The B2B payments industry is witnessing a shift in mindset amongst corporate buyers and their supply chains. Whilst this transformation has undoubtedly accelerated because of COVID-19, in my experience the pandemic is not the only catalyst.
Late payments has always been one way for buyers to preserve working capital but of late – no pun intended – the practice has become far more pronounced. Does it help anyone? Perhaps not! Every buyer is a supplier but every supplier is also a buyer. Any late payment therefore has a negative knock-on effect, and the more widespread the practice, the more acutely the effects are felt across the supply chain.
According to the FT, an estimated 50,000 small businesses cease trading every year in the UK alone due to late payments. For those that do survive, suppliers spend an estimated £4.4bn to collect outstanding payments each year. Most suppliers are entitled to charge interest on late payments, but few take up this option, for fear of damaging buyer relationships and losing contracts. At a time when some buyers are citing the pandemic as an excuse to enforce extended payment terms on suppliers, what other options are available?
Buyers have an interest in the long-term strength of their supplier relationships. Suppliers benefit from punctual payments by securing their future but also enabling development of more innovative goods and services that can only benefit buyers in the long term.
It is refreshing to see governments enforcing this, including applying punitive measures, to clamp down on late payments. Rather than viewing this as a punishment, I would encourage buyers to view this as an opportunity to strengthen supplier relationships and transform their accounts payable processes.
At a time when the cost of excessive working capital is high and even threatening the survival of many businesses, commercial cards can be used to float early pay discounts and boost liquidity in the supply chain, whilst preserving or even extending DPO for buyers. Put in a consumer context, interest on UK savings schemes is currently at best 0.7 to 1%. If the interest on available debts is equally low, it is a good time for me to utilise any credit at my disposal and deploy it into gainful opportunities if the risk is managed well.
Despite the obvious benefits of credit, why are cards only now beginning to be adopted? Perhaps they are not well understood. Perhaps, as technology permeates our personal lives, so will it in our business existence.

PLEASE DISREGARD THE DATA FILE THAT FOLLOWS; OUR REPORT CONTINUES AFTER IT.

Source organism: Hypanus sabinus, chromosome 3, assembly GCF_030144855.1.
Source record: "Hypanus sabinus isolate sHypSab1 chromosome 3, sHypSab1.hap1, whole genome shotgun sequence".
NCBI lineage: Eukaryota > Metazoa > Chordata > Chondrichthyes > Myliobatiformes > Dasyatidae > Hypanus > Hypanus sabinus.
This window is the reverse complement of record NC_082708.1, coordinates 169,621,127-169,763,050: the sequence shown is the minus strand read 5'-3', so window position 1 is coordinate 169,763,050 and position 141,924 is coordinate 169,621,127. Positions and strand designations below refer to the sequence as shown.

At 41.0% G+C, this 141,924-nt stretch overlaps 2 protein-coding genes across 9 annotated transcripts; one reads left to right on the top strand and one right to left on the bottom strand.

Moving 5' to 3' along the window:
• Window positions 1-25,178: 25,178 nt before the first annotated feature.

‘Consumerization’ is undoubtedly a trend I am currently seeing in B2B payments. As today’s workforce becomes increasingly comfortable with the digital payment methods at their disposal as consumers, they expect that convenience to be replicated at work. Working capital is no different. Personally, I am used to paying for high value items with credit cards as much as I do for everyday expenses. However, the concept of Buy Now Pay Later (BNPL) is proving increasingly popular, not only with consumers but also retailers who recognise its convenience for buyers and the opportunity for increased sales, even if it comes at a slightly higher cost to them. Obviously a lost sale is more expensive than a slightly higher cost of sale.
In a B2B context, making an innovative, consumer-like payment process available to your procurement department must be balanced with corporate governance requirements. Of course it can be hard to balance the two. Traditional commercial card products may invoke bad memories for some corporations due to lack of controls, non-compliance with policy and poor data reconciliation, potentially discouraging corporates from maximising the benefits of commercial cards or even using them at all.
Buyers should consider digital alternatives such as virtual cards instead. Extended DPO for buyers and reduced DSO for suppliers are key attributes of commercial cards, regardless of whether they are virtual or not. But virtual cards and their inherent qualities give corporate buyers the confidence to adopt commercial cards more extensively, since they combine perfectly the business requirements of convenience and corporate governance. The consequent boost to their own liquidity and that of the supply chain is invaluable, especially in today’s business environment.